Although he is a native of Clark county, Ohio, Reese Sellers has spent the greater part of his life in Louisa county,
where for many years he was actively engaged in agricultural pursuits. His natal day was February 23, 1844. His
parents, Warner and Maria (Bates) Sellers, were for many years residents of this county.
At the age of six weeks Mr. Sellers was brought by his parents from the Buckeye state to Iowa, where he was educated
and reared. After leaving school he devoted his attention to the work of the farm, having decided upon agriculture
as his life vocation. He now owns a fine farm of eighty acres and his home place of ten acres in Cairo.
Mr. Sellers was married on the 5th of November, 1868, to Miss Mary Elizabeth Weaver, a daughter of Erastus and
Mary (Marshall) Weaver. In the maternal line she is a representative of one of the pioneer families of Louisa county.
Her mother, Mrs. Mary Weaver, was a native of Ohio, having been born in the vicinity of Xenia on the 30th of April,
1829, and there she spent the first nine years of her life. In 1838 her father, John Marshall, migrated to the
new section in the west which had but recently been thrown open to settlement through the Black Hawk purchase.
Upon his arrival in this county he filed upon a large tract of land in the township which now bears his name, and
here his daughter grew to womanhood. On the 29th of December, 1847, she was united in marriage to Erastus Weaver
and they became the parents of nine children, as follows: Mary E., now Mrs. Sellers; Laura and Annie, both of whom
died in infancy; Emily Frances, the wife of W. H. Darrow, of Columbus Junction; Lucy, the wife of Sam Briggs, of
this county; Clara, who resides at Morning Sun and is the wife of Dr. Allen; H. O., of Wapello; Henrietta, the
wife of August Salmon, of Columbus Junction; and Alice, who died in infancy. Mrs. Weaver was one of those brave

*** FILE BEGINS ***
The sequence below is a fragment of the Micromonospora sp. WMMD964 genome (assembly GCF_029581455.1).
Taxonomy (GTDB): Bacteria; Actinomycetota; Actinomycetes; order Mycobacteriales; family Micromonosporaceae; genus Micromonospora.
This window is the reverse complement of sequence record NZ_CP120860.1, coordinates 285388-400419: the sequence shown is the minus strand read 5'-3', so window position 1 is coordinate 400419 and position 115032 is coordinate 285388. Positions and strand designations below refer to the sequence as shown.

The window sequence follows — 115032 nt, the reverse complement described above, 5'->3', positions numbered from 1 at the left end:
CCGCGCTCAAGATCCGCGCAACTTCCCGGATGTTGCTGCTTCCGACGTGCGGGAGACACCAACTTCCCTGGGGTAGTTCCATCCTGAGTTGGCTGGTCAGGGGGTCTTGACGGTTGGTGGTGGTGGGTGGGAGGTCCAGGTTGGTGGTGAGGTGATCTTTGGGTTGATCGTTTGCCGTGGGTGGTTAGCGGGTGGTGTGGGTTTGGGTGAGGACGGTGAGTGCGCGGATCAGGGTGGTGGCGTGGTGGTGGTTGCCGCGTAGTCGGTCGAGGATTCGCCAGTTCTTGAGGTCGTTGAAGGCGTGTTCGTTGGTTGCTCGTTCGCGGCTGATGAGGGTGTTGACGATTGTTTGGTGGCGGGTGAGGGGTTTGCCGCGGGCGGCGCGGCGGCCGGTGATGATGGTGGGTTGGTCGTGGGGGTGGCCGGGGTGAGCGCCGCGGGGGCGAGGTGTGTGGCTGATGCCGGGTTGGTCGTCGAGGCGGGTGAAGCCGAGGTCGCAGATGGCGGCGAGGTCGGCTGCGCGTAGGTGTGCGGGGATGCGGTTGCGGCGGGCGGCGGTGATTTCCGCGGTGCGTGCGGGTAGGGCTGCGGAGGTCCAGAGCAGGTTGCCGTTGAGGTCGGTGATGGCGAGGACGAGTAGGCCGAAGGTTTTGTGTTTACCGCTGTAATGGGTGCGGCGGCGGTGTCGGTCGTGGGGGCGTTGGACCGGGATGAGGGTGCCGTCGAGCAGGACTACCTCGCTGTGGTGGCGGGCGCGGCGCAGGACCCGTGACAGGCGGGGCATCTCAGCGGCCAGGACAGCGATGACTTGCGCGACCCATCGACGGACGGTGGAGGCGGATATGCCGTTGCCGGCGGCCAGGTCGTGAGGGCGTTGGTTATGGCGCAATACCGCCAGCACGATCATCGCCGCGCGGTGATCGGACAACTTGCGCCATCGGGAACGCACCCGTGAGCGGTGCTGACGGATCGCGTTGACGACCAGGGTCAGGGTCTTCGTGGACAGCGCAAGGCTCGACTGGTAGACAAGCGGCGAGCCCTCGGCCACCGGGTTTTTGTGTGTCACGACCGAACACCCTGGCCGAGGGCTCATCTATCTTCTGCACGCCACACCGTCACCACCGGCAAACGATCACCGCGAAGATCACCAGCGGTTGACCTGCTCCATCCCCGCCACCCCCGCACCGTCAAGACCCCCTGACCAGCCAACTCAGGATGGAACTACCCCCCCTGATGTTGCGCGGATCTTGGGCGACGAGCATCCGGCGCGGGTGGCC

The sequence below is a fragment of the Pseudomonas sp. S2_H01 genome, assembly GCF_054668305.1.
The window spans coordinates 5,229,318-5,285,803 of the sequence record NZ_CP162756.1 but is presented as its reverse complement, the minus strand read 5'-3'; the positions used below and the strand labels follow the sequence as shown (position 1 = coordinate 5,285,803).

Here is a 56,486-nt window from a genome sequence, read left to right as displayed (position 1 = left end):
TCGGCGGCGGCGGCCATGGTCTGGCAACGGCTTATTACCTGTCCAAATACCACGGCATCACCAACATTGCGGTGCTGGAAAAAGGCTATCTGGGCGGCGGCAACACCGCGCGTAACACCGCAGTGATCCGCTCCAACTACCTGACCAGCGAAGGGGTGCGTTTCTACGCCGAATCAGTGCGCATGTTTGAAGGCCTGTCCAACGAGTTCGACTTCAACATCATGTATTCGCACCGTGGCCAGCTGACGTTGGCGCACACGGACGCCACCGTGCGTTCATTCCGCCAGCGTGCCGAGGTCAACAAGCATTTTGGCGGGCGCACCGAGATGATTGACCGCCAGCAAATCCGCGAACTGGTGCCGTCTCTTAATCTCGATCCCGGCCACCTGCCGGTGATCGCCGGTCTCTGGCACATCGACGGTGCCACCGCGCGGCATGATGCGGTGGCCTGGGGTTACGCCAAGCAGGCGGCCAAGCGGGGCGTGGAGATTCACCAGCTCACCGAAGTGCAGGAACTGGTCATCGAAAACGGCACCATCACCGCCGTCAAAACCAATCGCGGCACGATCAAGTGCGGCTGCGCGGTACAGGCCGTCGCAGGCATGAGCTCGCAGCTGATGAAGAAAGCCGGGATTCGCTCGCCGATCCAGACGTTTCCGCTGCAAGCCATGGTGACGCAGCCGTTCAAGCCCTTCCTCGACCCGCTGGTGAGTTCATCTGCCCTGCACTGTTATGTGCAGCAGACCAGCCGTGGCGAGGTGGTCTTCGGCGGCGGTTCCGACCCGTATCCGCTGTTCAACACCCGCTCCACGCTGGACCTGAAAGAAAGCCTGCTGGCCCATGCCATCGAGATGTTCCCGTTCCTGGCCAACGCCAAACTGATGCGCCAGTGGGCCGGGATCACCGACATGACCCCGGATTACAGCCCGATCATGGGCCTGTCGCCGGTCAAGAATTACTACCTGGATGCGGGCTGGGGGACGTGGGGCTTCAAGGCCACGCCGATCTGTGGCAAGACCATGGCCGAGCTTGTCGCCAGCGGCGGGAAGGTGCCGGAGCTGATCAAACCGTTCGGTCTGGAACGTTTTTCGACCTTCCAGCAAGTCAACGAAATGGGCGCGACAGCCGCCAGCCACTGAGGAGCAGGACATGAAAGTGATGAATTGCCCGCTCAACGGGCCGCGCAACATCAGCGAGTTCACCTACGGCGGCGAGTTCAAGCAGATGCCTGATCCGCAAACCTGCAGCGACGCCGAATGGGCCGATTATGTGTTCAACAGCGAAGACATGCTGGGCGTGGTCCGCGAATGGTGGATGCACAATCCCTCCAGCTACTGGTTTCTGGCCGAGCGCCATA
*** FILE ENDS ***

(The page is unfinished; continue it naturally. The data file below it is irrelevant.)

hearted, fearless and noble women, who uncomplainingly bore all the hardships and struggles incident to pioneer
life, even to the caring for her family while the husband and father went to the front to fight for his country.
He enlisted in Company C, Sixteenth Iowa Volunteer Infantry, as a private. Mrs. Weaver always surrounded her children
with love which ever engenders peace and harmony in the relations of life, at all times instilling into them the
high ideals and noble principles of life, which have gone far toward making them the self reliant and strong men
and women they are today. She was a charter member of the Methodist Episcopal church which was established at Prairie
Chapel in Marshall township in 1859. Her life was always guided and directed from the light within and she was
ever constant and fearless in her devotion to what she believed to be right. She passed away on the t6th of November,
1898, and was laid to rest beside her parents in Fulton cemetery. For more than five years preceding her demise
she had been an invalid but always bore with fortitude the pain and constantly increasing weakness, which at the
last made death greatly to be desired.
To Mr. and Mrs. Sellers were born three sons and two daughters, as follows: Aldivne, who is deceased; Frank, a
resident of Louisa county; William D., deceased; Leona, the wife of Arthur Mewherter, of Louisa county; and George,
who is at home.
The church connection of the family is with the Methodist Episcopal denomination, and politically Mr. Sellers is
a republican. He has never taken an active part in public affairs, however, always having found that the exacting
demands of his own interests required his undivided attention.
History of Louisa County, Iowa
From Its Earliest Settlement to 1912
The S. J. Clarke Publishing Co.
Decatur County, IA
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